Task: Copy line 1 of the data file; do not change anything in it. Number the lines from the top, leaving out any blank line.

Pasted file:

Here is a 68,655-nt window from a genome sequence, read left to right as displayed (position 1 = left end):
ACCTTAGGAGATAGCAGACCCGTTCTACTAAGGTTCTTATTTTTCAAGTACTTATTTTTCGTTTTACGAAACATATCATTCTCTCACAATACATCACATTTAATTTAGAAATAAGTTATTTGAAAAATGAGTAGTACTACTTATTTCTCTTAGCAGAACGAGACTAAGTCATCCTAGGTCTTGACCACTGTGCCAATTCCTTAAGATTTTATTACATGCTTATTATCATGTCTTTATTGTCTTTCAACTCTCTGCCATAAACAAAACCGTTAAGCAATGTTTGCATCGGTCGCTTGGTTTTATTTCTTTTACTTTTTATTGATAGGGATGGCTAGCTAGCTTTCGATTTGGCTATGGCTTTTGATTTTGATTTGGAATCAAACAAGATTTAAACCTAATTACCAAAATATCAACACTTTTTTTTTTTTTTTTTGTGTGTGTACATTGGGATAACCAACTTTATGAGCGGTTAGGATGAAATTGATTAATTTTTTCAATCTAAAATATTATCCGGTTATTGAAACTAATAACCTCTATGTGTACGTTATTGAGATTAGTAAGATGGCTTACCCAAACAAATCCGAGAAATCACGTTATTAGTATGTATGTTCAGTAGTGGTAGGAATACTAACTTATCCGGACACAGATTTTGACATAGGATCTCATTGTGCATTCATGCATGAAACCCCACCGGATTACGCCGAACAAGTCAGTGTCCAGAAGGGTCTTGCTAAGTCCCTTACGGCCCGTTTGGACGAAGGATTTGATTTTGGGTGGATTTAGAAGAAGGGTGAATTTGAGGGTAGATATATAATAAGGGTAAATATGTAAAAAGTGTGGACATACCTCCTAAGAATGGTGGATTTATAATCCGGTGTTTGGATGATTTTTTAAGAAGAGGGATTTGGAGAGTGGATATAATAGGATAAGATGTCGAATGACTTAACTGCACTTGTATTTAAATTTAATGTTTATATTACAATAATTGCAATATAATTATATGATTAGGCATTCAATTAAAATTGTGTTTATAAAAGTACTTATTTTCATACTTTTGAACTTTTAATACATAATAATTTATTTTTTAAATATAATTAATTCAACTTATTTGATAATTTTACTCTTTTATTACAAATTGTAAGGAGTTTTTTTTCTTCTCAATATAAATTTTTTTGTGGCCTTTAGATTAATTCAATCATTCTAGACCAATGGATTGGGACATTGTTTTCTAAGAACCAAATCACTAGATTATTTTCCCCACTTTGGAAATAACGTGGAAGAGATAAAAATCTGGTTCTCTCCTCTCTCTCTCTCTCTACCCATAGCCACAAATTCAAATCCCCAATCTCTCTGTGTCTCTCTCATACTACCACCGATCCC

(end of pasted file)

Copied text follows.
Here is a 68,655-nt window from a genome sequence, read left to right as displayed (position 1 = left end):